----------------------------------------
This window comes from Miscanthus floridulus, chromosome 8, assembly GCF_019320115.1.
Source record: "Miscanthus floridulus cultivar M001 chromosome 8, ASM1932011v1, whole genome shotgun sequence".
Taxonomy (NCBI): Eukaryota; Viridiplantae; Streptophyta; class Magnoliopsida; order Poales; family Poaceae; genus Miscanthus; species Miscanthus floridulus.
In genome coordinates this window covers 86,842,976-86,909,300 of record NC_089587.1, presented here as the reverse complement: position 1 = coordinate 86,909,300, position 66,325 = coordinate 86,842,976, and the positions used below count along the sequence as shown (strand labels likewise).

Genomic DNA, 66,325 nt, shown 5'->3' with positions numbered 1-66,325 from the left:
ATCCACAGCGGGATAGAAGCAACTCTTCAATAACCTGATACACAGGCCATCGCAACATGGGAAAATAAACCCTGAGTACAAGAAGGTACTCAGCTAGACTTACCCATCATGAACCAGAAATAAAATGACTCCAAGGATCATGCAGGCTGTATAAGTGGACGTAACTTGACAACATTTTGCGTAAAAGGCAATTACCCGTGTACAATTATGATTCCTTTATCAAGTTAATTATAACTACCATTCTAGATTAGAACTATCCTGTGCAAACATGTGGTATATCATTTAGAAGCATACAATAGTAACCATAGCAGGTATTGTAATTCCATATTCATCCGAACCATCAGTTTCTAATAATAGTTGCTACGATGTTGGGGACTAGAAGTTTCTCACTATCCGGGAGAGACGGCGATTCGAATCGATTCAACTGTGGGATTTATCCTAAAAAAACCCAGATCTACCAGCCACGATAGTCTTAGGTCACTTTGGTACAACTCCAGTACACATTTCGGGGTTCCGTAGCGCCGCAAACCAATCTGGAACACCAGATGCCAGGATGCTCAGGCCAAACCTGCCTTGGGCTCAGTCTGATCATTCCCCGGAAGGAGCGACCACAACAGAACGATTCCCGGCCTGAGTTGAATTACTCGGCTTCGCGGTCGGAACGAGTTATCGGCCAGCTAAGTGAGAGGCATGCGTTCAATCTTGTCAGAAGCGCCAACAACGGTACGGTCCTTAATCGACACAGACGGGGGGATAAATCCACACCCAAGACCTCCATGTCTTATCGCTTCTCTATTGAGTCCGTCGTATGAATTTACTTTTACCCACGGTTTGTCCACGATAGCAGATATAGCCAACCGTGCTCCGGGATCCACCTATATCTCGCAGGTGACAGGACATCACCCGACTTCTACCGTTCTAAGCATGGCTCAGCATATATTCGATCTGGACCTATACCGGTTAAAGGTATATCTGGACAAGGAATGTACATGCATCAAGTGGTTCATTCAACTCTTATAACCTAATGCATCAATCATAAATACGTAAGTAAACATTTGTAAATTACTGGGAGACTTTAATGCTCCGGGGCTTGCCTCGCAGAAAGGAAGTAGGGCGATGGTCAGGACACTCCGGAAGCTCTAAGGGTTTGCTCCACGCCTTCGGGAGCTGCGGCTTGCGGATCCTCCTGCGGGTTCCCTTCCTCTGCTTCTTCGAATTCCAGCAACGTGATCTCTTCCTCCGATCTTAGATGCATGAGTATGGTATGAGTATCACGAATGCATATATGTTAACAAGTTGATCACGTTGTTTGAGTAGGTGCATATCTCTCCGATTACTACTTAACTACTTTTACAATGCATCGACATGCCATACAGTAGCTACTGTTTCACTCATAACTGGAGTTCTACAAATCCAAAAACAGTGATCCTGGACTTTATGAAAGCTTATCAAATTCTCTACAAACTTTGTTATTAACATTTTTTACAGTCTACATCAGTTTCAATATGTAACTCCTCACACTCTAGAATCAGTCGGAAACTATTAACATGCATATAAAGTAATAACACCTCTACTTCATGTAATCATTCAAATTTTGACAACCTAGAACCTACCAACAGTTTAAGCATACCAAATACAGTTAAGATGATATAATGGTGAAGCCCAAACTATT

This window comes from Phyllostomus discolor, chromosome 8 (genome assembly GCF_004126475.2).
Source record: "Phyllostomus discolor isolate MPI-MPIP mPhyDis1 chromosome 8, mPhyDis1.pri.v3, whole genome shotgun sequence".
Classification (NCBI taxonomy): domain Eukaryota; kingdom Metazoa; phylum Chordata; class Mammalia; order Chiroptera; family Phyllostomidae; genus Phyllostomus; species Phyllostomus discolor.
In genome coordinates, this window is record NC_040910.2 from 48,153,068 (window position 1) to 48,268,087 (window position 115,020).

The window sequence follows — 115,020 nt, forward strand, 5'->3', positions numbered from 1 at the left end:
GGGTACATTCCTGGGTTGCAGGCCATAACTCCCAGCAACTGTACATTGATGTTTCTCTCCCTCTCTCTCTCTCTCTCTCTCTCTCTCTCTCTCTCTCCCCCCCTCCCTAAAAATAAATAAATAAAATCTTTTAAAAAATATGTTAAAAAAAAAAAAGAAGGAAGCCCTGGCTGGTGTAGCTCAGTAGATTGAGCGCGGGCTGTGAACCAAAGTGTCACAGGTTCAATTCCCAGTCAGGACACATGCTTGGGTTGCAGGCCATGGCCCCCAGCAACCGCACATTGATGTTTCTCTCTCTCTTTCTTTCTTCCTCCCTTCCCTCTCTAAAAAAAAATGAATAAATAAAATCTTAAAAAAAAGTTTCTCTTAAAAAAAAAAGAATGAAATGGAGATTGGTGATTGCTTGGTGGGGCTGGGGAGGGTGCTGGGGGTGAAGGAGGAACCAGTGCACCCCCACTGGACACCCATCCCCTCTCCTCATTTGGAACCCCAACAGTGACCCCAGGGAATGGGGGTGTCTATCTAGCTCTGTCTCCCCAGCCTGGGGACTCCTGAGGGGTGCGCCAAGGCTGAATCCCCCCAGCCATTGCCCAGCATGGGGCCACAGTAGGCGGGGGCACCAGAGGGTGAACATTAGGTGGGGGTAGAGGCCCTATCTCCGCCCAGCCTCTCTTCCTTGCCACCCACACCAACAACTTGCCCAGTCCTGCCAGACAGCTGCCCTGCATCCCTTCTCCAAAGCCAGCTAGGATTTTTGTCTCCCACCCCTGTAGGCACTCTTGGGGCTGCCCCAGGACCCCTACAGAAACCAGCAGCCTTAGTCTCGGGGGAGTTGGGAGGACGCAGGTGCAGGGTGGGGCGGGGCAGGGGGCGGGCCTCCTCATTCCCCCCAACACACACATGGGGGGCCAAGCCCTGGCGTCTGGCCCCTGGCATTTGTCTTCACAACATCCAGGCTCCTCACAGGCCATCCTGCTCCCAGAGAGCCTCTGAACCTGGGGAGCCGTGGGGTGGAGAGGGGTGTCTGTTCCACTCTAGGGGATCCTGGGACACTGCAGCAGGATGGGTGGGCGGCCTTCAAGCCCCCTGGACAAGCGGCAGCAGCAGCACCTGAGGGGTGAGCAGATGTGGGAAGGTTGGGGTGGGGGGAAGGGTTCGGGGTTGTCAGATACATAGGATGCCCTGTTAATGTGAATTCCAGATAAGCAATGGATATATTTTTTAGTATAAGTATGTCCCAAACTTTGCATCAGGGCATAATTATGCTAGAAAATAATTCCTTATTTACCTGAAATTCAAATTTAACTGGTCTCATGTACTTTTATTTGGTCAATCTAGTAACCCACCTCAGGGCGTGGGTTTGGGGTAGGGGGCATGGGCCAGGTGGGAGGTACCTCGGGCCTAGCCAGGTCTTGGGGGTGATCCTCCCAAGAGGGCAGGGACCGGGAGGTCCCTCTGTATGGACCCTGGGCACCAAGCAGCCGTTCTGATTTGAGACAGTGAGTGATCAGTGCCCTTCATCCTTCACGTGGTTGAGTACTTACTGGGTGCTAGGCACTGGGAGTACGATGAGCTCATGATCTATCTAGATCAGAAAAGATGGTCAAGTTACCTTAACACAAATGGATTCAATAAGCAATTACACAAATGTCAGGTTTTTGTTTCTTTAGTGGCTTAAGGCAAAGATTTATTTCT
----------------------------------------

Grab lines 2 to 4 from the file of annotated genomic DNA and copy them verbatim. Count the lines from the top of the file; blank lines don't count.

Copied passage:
Source record: "Miscanthus floridulus cultivar M001 chromosome 8, ASM1932011v1, whole genome shotgun sequence".
Taxonomy (NCBI): Eukaryota; Viridiplantae; Streptophyta; class Magnoliopsida; order Poales; family Poaceae; genus Miscanthus; species Miscanthus floridulus.
In genome coordinates this window covers 86,842,976-86,909,300 of record NC_089587.1, presented here as the reverse complement: position 1 = coordinate 86,909,300, position 66,325 = coordinate 86,842,976, and the positions used below count along the sequence as shown (strand labels likewise).